2. Gohlke-Barwolf. (2001) Z Kardiol (german article) 90 Suppl 6, 112-117
  3. British Heart Foundation. Article available from [last accessed November 2023]
  4. Carabello & Crawford. (1997). N Engl J Med 337, 32-41
  5. Ennker & Lauruschkat. (2001). Z Kardiol 90, 39
  6. Baumgartner et al. (2017). Eur Heart J 38, 2739–2791
  7. Whitlock et al. (2012) Chest 141, e576S-600S
  8. Nishimura et al. (2014). Circulation 129, 2440-2449
  9. Koertke et al. (2001). Ann Thorac Surg 72, 44-48
  10. Koertke et al. (2005). Ann Thorac Surg 79,1909-1914
  11. Clinical Excellence Commission (CEC). (2017). Non-vitamin K Antagonist Oral Anticoagulant (NOAC) Guidelines available at [last accessed November 2023]
  12. Bjoerk et al. (2013); Stroke 44 3103-3108
  13. Wolf et al. (1991). Stroke 22, 983-988
  14. Lip et al. (2015) Stroke 46, 143-150
  15. Benjamin et al. (1998). Circulation 98, 946-952
  16. Boehme et al. (2017). Circ Res 120, 472-495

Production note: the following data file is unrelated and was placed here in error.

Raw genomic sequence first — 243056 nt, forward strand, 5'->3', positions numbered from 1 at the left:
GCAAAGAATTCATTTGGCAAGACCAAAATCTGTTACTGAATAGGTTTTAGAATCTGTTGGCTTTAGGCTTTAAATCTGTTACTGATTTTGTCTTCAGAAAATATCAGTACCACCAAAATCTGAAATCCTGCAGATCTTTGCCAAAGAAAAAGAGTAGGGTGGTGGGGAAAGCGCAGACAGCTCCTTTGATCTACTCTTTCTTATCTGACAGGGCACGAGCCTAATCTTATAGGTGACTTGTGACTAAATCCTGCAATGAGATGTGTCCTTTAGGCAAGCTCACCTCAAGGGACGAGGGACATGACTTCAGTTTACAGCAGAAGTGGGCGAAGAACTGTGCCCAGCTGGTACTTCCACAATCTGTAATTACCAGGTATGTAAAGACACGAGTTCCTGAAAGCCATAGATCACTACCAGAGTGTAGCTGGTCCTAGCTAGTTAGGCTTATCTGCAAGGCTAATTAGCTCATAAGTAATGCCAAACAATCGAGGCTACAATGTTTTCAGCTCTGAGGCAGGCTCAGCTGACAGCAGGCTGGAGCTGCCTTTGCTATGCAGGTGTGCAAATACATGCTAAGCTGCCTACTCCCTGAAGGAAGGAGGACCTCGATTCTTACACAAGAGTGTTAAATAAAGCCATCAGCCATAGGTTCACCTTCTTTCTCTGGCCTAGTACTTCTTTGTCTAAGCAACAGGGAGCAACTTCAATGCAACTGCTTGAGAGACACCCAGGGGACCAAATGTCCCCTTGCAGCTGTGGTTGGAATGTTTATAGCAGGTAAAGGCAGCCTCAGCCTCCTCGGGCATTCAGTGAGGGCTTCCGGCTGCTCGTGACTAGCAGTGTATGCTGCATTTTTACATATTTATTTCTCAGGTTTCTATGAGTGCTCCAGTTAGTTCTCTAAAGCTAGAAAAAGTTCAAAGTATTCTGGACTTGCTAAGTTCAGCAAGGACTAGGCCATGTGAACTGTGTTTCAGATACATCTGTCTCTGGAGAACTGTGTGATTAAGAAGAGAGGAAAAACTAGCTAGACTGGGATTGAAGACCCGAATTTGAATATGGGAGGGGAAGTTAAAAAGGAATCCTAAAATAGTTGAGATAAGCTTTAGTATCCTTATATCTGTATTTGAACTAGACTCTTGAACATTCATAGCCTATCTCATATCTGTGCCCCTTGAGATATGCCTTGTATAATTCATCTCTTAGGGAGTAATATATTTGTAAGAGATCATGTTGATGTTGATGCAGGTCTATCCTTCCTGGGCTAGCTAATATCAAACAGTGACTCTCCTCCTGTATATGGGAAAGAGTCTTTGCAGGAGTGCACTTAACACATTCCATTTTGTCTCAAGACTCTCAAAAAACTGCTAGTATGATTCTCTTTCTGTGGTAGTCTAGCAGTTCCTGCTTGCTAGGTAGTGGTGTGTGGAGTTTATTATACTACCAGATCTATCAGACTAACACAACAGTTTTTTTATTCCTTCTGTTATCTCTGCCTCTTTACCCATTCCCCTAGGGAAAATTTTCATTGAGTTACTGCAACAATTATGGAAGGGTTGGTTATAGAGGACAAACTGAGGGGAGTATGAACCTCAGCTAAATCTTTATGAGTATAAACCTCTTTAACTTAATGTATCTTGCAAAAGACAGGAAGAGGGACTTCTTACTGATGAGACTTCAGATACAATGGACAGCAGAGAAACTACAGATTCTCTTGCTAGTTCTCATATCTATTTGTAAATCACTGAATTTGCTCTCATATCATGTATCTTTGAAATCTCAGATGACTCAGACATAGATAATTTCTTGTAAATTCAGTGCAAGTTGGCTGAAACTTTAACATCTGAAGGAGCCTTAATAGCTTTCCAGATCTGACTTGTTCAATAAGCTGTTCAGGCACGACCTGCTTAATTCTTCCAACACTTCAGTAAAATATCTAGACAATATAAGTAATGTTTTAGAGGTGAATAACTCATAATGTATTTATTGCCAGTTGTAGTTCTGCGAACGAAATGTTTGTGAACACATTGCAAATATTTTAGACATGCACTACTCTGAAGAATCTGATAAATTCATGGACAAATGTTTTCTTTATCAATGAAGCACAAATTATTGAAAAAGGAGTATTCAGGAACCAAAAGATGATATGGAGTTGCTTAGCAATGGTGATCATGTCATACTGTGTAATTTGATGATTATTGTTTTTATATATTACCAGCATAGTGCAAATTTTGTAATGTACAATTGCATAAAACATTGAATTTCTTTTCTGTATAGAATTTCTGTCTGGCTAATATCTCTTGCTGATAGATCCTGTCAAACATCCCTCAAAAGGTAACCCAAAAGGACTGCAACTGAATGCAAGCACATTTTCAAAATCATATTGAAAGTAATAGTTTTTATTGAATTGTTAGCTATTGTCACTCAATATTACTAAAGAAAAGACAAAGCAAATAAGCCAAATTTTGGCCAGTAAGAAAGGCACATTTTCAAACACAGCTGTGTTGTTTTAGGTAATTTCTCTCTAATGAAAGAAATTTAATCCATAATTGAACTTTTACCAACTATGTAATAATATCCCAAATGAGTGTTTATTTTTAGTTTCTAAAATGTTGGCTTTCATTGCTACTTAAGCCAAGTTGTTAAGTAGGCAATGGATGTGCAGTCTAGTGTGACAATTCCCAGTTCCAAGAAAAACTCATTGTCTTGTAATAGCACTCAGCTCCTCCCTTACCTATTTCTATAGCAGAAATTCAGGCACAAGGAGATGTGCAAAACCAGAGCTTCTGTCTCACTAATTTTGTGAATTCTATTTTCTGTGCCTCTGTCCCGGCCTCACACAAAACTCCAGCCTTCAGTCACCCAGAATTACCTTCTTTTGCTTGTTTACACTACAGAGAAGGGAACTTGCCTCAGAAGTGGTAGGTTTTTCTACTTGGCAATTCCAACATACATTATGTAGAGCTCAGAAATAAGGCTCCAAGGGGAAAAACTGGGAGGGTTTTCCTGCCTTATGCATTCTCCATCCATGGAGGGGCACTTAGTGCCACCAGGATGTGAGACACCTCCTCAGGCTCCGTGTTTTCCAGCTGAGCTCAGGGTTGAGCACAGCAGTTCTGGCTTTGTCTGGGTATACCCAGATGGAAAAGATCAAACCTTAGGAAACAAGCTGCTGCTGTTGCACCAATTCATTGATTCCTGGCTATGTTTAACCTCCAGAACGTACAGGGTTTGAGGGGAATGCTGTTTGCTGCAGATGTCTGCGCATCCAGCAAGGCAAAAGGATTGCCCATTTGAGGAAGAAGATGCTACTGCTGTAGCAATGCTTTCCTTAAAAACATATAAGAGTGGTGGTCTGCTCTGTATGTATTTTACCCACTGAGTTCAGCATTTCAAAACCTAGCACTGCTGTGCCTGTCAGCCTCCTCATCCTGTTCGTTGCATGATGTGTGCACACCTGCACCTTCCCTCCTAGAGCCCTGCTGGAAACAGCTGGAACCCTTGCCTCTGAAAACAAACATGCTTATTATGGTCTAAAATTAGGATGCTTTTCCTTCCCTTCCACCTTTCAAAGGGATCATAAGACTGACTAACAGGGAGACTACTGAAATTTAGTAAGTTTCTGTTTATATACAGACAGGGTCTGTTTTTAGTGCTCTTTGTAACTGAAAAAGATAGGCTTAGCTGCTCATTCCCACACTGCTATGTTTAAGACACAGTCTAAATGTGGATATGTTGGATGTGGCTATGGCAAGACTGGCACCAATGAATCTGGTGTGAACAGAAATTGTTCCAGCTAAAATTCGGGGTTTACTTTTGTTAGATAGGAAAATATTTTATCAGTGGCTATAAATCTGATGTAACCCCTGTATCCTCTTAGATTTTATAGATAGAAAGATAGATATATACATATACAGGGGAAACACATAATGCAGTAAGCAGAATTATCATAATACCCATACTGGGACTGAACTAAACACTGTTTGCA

17. Patel et al. (2018) Heart 0, 1-2
  18. Anter et al. (2009). Circulation 119, 2516-2525
  19. Petersen et al. (1989). Lancet 333, 175-179
  20. [No authors listed]. (1991) Circulation 84, 527-539
  21. Singer et al. (1990). N Engl J Med 323, 1505-1511
  22. Connolly et al. (1991). J Am Coll Cardiol 18, 349-355
  23. Ezekowitz et al. (1992). N Engl J Med 327, 1406-1412
  24. Mant et al. (2007) Lancet 370, 493–503
  25. Jackson et al. (2018). J Am Heart Assoc 7,e008764
  26. MD Calc. (2019). Calculation tool available from [last accessed November 2023]
  27. Kirchhof et al. (2016). Eur Heart J 37, 2893–2962